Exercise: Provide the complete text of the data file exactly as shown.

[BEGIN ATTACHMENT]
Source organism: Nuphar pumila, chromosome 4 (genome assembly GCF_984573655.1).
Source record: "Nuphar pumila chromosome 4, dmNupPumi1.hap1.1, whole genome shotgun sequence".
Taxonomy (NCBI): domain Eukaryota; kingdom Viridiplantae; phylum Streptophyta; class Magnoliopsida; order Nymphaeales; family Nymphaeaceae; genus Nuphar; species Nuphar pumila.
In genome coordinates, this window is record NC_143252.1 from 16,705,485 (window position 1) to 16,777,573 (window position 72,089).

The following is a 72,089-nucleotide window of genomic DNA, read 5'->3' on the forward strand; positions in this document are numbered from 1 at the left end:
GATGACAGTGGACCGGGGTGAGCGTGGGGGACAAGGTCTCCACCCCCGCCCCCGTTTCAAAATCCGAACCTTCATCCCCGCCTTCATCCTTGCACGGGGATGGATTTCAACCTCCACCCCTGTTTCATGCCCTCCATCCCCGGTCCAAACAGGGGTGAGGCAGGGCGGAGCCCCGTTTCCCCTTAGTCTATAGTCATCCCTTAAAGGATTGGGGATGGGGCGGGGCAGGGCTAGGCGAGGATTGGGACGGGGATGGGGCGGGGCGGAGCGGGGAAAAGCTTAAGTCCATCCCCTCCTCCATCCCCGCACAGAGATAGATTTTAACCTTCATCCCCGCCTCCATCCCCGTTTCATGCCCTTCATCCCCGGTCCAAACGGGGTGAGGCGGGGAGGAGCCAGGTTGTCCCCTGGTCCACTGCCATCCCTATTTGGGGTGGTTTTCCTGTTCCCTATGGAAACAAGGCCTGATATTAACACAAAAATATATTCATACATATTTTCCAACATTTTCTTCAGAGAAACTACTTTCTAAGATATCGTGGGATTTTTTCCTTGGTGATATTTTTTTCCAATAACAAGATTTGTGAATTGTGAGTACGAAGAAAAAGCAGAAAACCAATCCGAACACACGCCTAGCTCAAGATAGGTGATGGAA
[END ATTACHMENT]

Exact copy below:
Source organism: Nuphar pumila, chromosome 4 (genome assembly GCF_984573655.1).
Source record: "Nuphar pumila chromosome 4, dmNupPumi1.hap1.1, whole genome shotgun sequence".
Taxonomy (NCBI): domain Eukaryota; kingdom Viridiplantae; phylum Streptophyta; class Magnoliopsida; order Nymphaeales; family Nymphaeaceae; genus Nuphar; species Nuphar pumila.
In genome coordinates, this window is record NC_143252.1 from 16,705,485 (window position 1) to 16,777,573 (window position 72,089).

The following is a 72,089-nucleotide window of genomic DNA, read 5'->3' on the forward strand; positions in this document are numbered from 1 at the left end:
GATGACAGTGGACCGGGGTGAGCGTGGGGGACAAGGTCTCCACCCCCGCCCCCGTTTCAAAATCCGAACCTTCATCCCCGCCTTCATCCTTGCACGGGGATGGATTTCAACCTCCACCCCTGTTTCATGCCCTCCATCCCCGGTCCAAACAGGGGTGAGGCAGGGCGGAGCCCCGTTTCCCCTTAGTCTATAGTCATCCCTTAAAGGATTGGGGATGGGGCGGGGCAGGGCTAGGCGAGGATTGGGACGGGGATGGGGCGGGGCGGAGCGGGGAAAAGCTTAAGTCCATCCCCTCCTCCATCCCCGCACAGAGATAGATTTTAACCTTCATCCCCGCCTCCATCCCCGTTTCATGCCCTTCATCCCCGGTCCAAACGGGGTGAGGCGGGGAGGAGCCAGGTTGTCCCCTGGTCCACTGCCATCCCTATTTGGGGTGGTTTTCCTGTTCCCTATGGAAACAAGGCCTGATATTAACACAAAAATATATTCATACATATTTTCCAACATTTTCTTCAGAGAAACTACTTTCTAAGATATCGTGGGATTTTTTCCTTGGTGATATTTTTTTCCAATAACAAGATTTGTGAATTGTGAGTACGAAGAAAAAGCAGAAAACCAATCCGAACACACGCCTAGCTCAAGATAGGTGATGGAA